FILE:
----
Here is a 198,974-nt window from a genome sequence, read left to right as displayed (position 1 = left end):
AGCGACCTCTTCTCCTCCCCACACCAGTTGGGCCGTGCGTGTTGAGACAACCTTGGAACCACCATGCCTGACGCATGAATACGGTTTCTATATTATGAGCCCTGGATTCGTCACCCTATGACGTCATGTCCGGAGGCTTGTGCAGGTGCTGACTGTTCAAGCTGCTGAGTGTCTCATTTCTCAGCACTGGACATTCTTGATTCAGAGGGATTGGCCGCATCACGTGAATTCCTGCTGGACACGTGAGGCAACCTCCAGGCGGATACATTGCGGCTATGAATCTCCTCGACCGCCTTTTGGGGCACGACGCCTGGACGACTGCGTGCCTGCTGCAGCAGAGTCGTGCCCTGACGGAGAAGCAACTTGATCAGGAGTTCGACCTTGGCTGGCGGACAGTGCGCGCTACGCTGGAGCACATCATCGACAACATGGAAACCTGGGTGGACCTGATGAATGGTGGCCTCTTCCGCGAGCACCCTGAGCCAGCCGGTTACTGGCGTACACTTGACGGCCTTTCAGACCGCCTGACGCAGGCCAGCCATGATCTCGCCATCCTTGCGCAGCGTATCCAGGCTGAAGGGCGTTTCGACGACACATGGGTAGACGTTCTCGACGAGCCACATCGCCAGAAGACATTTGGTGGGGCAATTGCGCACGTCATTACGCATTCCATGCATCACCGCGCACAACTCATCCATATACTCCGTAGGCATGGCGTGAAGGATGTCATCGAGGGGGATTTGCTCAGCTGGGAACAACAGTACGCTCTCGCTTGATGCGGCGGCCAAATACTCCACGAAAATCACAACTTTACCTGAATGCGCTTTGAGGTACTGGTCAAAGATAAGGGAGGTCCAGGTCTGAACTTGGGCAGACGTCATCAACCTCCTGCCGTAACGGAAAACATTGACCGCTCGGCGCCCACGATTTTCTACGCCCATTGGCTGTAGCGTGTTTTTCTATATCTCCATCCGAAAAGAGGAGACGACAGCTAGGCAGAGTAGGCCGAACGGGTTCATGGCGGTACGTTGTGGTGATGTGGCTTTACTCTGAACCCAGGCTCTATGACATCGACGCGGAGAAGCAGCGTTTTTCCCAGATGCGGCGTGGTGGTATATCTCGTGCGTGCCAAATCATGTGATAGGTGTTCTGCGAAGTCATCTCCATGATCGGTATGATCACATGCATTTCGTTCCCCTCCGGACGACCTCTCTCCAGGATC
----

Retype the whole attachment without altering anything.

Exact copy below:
Here is a 198,974-nt window from a genome sequence, read left to right as displayed (position 1 = left end):
AGCGACCTCTTCTCCTCCCCACACCAGTTGGGCCGTGCGTGTTGAGACAACCTTGGAACCACCATGCCTGACGCATGAATACGGTTTCTATATTATGAGCCCTGGATTCGTCACCCTATGACGTCATGTCCGGAGGCTTGTGCAGGTGCTGACTGTTCAAGCTGCTGAGTGTCTCATTTCTCAGCACTGGACATTCTTGATTCAGAGGGATTGGCCGCATCACGTGAATTCCTGCTGGACACGTGAGGCAACCTCCAGGCGGATACATTGCGGCTATGAATCTCCTCGACCGCCTTTTGGGGCACGACGCCTGGACGACTGCGTGCCTGCTGCAGCAGAGTCGTGCCCTGACGGAGAAGCAACTTGATCAGGAGTTCGACCTTGGCTGGCGGACAGTGCGCGCTACGCTGGAGCACATCATCGACAACATGGAAACCTGGGTGGACCTGATGAATGGTGGCCTCTTCCGCGAGCACCCTGAGCCAGCCGGTTACTGGCGTACACTTGACGGCCTTTCAGACCGCCTGACGCAGGCCAGCCATGATCTCGCCATCCTTGCGCAGCGTATCCAGGCTGAAGGGCGTTTCGACGACACATGGGTAGACGTTCTCGACGAGCCACATCGCCAGAAGACATTTGGTGGGGCAATTGCGCACGTCATTACGCATTCCATGCATCACCGCGCACAACTCATCCATATACTCCGTAGGCATGGCGTGAAGGATGTCATCGAGGGGGATTTGCTCAGCTGGGAACAACAGTACGCTCTCGCTTGATGCGGCGGCCAAATACTCCACGAAAATCACAACTTTACCTGAATGCGCTTTGAGGTACTGGTCAAAGATAAGGGAGGTCCAGGTCTGAACTTGGGCAGACGTCATCAACCTCCTGCCGTAACGGAAAACATTGACCGCTCGGCGCCCACGATTTTCTACGCCCATTGGCTGTAGCGTGTTTTTCTATATCTCCATCCGAAAAGAGGAGACGACAGCTAGGCAGAGTAGGCCGAACGGGTTCATGGCGGTACGTTGTGGTGATGTGGCTTTACTCTGAACCCAGGCTCTATGACATCGACGCGGAGAAGCAGCGTTTTTCCCAGATGCGGCGTGGTGGTATATCTCGTGCGTGCCAAATCATGTGATAGGTGTTCTGCGAAGTCATCTCCATGATCGGTATGATCACATGCATTTCGTTCCCCTCCGGACGACCTCTCTCCAGGATC